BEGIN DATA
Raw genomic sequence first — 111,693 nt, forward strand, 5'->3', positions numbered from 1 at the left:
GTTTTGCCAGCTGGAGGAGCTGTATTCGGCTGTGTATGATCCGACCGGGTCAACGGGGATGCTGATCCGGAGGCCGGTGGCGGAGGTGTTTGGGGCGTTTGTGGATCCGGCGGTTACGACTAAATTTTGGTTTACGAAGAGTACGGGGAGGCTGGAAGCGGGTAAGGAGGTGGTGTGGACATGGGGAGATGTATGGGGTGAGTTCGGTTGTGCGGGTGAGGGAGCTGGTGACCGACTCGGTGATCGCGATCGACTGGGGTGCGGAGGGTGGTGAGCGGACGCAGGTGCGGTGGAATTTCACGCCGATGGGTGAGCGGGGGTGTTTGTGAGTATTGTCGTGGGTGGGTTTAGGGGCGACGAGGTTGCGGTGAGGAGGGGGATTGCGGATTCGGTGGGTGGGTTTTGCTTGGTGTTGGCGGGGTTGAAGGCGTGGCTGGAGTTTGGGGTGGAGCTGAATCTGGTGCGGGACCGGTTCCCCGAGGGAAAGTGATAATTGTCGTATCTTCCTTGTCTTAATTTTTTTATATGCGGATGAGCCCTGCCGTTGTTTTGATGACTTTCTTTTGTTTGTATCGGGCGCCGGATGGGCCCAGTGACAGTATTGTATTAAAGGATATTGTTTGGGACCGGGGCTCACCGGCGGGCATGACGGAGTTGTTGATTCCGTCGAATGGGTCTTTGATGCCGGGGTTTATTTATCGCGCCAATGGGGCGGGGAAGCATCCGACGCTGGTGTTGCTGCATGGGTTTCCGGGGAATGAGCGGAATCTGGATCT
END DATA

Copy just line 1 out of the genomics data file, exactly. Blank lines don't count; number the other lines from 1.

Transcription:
Raw genomic sequence first — 111,693 nt, forward strand, 5'->3', positions numbered from 1 at the left: